In ASP.Net MVC 5, Microsoft has introduced a cleaner and better way to create the custom route. Instead of creating the route here, we can apply it using the attribute to the corresponding action. You might be thinking, then why learn an old and poor way of custom route? It's because you may be working with the existing code base with convention based custom routes so you need to understand how they work. But if you’re building a new application or improving an existing one, I would recommend you to use attribute routing.

Now let me show you how to define the custom route using an attribute.

First of all in order to use the attribute routing, you need to enable it here,

  1. public static void RegisterRoutes(RouteCollection routes)  
  2. {  
  3.     routes.IgnoreRoute("{resource}.axd/{*pathInfo}");  
  4.    
  5.     routes.MapMvcAttributeRoutes();     // enabling  
  6.    
  7.     routes.MapRoute(  
  8.         name: "Default",  
  9.         url: "{controller}/{action}/{id}",  
  10.         defaults: new { controller = "Home", action = "Index", id = UrlParameter.Optional }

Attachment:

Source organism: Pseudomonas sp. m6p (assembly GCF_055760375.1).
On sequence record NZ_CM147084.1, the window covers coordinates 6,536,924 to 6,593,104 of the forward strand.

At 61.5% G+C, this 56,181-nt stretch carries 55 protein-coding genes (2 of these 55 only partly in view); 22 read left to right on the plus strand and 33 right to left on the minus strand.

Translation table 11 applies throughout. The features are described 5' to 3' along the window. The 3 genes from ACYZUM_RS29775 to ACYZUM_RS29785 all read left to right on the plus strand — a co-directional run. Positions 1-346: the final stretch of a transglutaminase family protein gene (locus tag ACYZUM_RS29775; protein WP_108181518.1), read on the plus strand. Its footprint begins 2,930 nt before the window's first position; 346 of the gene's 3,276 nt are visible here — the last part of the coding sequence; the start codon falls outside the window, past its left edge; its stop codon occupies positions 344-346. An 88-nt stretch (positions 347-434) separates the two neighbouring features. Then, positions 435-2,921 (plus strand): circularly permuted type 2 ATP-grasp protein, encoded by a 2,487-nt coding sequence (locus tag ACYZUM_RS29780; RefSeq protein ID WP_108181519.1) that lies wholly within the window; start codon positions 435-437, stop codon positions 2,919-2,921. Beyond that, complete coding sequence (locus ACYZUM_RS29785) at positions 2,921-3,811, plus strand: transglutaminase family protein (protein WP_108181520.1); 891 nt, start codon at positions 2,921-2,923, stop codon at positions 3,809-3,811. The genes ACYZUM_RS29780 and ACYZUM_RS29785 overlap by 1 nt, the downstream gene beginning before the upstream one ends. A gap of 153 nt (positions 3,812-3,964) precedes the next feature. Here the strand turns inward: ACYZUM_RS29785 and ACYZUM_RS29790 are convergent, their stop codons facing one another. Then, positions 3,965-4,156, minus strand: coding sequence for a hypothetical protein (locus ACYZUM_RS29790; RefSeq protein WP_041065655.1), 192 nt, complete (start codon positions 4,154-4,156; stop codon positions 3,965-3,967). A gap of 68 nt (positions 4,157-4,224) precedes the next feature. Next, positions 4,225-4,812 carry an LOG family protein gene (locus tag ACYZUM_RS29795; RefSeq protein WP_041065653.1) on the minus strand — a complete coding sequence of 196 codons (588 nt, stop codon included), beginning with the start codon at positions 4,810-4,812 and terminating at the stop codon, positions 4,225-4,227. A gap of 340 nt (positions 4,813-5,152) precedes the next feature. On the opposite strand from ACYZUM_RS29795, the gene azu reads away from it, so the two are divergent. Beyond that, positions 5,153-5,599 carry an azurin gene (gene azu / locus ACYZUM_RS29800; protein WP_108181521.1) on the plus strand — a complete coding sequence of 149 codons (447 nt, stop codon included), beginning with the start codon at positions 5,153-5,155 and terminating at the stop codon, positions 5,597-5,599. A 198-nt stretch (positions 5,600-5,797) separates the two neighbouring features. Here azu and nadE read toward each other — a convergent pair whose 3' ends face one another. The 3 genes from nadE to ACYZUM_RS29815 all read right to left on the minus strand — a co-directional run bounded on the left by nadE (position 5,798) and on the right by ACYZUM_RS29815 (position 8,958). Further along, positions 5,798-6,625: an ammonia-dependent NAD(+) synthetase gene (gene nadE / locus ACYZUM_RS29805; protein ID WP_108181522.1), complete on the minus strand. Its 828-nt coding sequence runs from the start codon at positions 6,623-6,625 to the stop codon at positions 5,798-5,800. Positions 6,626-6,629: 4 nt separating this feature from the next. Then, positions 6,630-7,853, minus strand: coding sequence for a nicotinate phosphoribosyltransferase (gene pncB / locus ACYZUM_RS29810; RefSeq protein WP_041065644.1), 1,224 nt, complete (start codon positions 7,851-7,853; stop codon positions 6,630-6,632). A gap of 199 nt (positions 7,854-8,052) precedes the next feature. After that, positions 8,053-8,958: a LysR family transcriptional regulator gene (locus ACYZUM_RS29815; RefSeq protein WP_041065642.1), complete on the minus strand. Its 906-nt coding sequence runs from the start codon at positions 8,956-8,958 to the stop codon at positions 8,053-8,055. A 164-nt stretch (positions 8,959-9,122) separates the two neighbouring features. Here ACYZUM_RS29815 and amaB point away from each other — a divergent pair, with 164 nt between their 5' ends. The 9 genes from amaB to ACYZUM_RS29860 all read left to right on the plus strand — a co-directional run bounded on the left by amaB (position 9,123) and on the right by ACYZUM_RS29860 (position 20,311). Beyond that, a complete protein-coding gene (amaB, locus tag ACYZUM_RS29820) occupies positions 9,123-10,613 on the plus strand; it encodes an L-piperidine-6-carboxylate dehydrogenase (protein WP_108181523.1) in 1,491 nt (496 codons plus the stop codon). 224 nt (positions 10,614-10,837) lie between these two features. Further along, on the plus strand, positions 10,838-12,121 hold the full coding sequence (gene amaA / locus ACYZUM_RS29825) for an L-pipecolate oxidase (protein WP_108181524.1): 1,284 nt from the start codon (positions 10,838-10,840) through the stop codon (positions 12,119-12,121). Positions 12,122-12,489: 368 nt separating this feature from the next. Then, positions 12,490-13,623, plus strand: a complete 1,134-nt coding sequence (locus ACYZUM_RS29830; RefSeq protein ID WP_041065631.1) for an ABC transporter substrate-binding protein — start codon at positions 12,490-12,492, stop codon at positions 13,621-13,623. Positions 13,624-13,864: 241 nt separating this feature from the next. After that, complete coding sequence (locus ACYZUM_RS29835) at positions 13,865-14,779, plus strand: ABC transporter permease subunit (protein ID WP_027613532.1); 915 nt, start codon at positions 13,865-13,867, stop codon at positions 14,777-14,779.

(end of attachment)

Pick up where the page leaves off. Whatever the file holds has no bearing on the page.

11.     );  
  12. }  

Now back to the controller.

  1. [Route("students/search/{name}/{year}")]  
  2. public ActionResult Index(string name, int year)  
  3. {  
  4.     var student = new Student  
  5.     {  
  6.         Name = "Usama",  
  7.         DOB = new DateTime(1900, 10, 25)  
  8.     };  
  9.     return View(student);  
  10. }  

Now if we want to apply the constraints here by month:

  1. [Route("students/search/{name}/{year:regex(\\d{2})}")]  
  2. public ActionResult Index(string name, int year)  
  3. {  
  4.     var student = new Student  
  5.     {  
  6.         Name = "Usama",  
  7.         DOB = new DateTime(1900, 10, 25)  
  8.     };  
  9.     return View(student);  
  10. }  

We can also apply more than one constraint on one item.

  1. [Route("students/search/{name}/{year:regex(\\d{2}):range(1, 20)}")]  
  2. public ActionResult Index(string name, int year)